The internet is slower DSL (instead of cable) and cellular phone data plans are not available in “unlimited usage.” And it took almost 6 months to set up these accounts.

Everything is closed on Sundays and holidays, so I have to plan ahead to get errands and shopping done and if I forget something, oh well. I grew up in the Bible belt, so this isn’t really that odd for me.

Also, people don’t really line up here. They just sort of mingle about. My kids like to do things for themselves, so I often stand a bit away and watch as old ladies shoulder them aside to buy a Wurst or Baguette at the Bäckerei.

My kids won’t speak up in English or German because they’re worried to appear rude, so they’ll just wait until they’re noticed or I step in to help them.

We have to crank up the heat and open the windows for a few minutes every morning. Even when it’s super cold out. But we don’t want mold, so we do it anyway.

9.    What is a myth about your adopted country?
“Everyone here speaks English.” While it is true that most German people have more of a working knowledge of the English language than probably 98% of Americans have of the German language, many feel just as embarrassed trying to speak non-perfect English to me as I do trying to speak German to them. And for the record, I took 4 semesters of German 20 years ago, at university. So I can pretty much ask for more beer and where the toilet is. The important things.

I was prepared for the typical German directness and I like it since I don’t sugarcoat anything.

I’ve heard there’s little sense of humor here, but that’s so not true. Most have a dry, sarcastic wit and I fit in just perfectly.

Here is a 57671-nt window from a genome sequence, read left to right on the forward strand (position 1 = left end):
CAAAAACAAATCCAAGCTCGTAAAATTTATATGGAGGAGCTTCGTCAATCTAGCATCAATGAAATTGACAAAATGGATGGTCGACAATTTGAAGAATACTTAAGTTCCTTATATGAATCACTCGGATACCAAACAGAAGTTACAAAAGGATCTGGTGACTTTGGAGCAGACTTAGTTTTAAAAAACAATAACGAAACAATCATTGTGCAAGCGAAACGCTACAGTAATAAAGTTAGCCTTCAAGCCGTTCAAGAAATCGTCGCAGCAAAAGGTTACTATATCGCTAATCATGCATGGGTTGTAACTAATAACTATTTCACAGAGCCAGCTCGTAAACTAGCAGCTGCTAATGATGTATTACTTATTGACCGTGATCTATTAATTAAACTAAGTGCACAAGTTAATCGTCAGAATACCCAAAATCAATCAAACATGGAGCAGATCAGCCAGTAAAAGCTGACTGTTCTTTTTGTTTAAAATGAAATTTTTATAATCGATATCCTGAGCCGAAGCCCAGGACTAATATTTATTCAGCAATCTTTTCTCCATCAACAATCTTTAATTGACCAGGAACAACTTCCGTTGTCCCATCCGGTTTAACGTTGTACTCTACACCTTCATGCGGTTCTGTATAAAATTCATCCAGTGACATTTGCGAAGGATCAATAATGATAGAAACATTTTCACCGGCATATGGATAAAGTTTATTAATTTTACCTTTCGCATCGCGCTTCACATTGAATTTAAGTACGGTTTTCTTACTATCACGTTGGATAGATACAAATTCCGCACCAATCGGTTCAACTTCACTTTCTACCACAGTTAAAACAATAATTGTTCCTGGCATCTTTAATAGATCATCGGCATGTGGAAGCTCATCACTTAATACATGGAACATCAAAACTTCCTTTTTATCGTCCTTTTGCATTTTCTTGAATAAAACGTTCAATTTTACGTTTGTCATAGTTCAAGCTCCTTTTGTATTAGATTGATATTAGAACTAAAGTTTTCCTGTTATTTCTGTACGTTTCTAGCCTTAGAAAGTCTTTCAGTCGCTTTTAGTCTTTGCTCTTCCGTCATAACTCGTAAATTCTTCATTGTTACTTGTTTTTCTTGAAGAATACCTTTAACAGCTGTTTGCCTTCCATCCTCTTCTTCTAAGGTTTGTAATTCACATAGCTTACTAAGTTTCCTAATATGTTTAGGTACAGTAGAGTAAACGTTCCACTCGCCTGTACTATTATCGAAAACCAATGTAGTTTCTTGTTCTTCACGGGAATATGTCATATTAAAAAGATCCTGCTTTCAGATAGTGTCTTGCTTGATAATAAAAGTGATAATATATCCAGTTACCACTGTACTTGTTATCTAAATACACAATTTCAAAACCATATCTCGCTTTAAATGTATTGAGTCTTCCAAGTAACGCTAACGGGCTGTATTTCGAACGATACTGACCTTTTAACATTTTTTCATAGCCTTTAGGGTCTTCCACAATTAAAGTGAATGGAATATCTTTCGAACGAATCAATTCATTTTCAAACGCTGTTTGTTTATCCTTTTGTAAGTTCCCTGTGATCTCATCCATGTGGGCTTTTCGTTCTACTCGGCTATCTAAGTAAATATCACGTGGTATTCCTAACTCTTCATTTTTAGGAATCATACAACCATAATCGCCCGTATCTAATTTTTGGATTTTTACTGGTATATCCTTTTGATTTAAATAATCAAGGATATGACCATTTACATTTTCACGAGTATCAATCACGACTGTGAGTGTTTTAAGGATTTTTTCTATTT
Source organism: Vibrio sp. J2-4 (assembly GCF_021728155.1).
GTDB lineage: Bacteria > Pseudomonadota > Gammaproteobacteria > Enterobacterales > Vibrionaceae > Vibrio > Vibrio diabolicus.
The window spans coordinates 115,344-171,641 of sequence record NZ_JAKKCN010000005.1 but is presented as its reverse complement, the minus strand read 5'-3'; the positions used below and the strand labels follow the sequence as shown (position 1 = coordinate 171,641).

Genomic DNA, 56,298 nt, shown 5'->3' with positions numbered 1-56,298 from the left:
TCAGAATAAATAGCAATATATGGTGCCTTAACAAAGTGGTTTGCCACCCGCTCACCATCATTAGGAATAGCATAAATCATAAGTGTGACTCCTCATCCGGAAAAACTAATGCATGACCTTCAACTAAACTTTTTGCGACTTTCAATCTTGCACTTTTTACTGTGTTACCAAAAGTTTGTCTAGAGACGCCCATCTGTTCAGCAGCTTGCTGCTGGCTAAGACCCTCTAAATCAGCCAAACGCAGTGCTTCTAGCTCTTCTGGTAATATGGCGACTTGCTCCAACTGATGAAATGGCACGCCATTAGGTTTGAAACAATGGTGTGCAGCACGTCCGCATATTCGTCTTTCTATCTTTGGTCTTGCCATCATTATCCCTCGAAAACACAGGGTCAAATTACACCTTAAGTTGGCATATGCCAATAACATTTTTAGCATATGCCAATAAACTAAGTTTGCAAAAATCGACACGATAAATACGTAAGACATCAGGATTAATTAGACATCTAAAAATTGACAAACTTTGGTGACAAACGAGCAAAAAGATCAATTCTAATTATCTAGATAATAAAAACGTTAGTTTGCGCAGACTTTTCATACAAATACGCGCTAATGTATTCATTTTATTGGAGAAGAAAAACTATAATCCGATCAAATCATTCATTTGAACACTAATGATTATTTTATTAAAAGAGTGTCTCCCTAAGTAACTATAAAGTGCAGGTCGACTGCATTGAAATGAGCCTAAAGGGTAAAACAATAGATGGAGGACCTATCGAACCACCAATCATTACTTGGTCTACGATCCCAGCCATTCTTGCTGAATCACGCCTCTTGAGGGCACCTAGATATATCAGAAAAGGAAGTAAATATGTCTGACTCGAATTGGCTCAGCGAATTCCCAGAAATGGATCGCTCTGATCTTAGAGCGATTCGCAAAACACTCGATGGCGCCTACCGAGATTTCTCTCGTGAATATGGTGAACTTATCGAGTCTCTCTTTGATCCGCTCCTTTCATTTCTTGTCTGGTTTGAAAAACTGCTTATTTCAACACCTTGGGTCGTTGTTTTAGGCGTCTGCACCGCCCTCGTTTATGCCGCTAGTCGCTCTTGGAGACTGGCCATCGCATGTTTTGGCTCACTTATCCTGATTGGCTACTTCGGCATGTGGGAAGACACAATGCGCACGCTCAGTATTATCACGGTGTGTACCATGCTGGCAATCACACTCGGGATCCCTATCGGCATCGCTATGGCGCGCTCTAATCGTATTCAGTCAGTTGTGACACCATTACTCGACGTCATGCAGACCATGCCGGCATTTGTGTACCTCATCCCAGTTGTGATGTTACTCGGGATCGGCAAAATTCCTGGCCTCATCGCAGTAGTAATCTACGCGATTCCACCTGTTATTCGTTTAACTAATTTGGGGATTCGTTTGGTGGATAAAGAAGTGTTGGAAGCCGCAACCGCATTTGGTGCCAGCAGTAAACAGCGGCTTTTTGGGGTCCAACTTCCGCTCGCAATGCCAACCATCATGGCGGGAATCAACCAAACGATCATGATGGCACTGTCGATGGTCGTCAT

I love that most Germans are handshakers and not huggers or kissers, but we have met some who grab us and love on us every time they see us. And that’s ok.

10.    Is the cost of living higher or lower than the last country you lived in and how has that made a difference in your life?
I would say that the cost of living is a bit higher than the US, but we get COLA and VAT reprieves as a military family. We also have the benefit of buying a monthly ration of gasoline on base at a discount.

We often choose to buy the better quality food on the economy than the commissary on base. We are at the mercy of the exchange rate for our COLA.

We were able to ship our household goods and minivan here on government expense. We get a housing allowance and utilities allowance. We maintained our US auto and rental insurance.

11.    What advice would you give other expats?
Read everything you can about where you’re going. Join forums or online groups for help in every area. Don’t be afraid to ask questions. Jump in socially immediately after you arrive.

Go exploring! Take advantage of every opportunity you can to learn about the culture, cuisine, nature, whatever you’re into. We often just hop into the car to find new parks to have picnics or watch the birds.

Don’t be afraid of language barriers. I don’t speak perfect German or French or Spanish, but I can almost always find a way to communicate with someone. I once had a conversation in French when we traveled to Greece because he didn’t speak English and I don’t speak Greek!

And, it’s not all exciting. We do most of the same things we’d do if we lived anywhere. Most days are ordinary. My husband still has to go to work. I homeschool our four kids.

We just get to see castles or thousand-year-old cathedrals any weekend we want to.

12.    When and why did you start your blog?Royal Little Lambs
I began blogging in 2005 as a way to keep an online scrapbook of our homeschooling journey and it’s expanded to include articles about parenting, military life, and our travel experiences!

Blog LinkJennifer's blog, Royal Little Lambs

Guide for expatriates in Berlin, Germany

  To find out more about living in Germany, refer to our

Guide to Berlin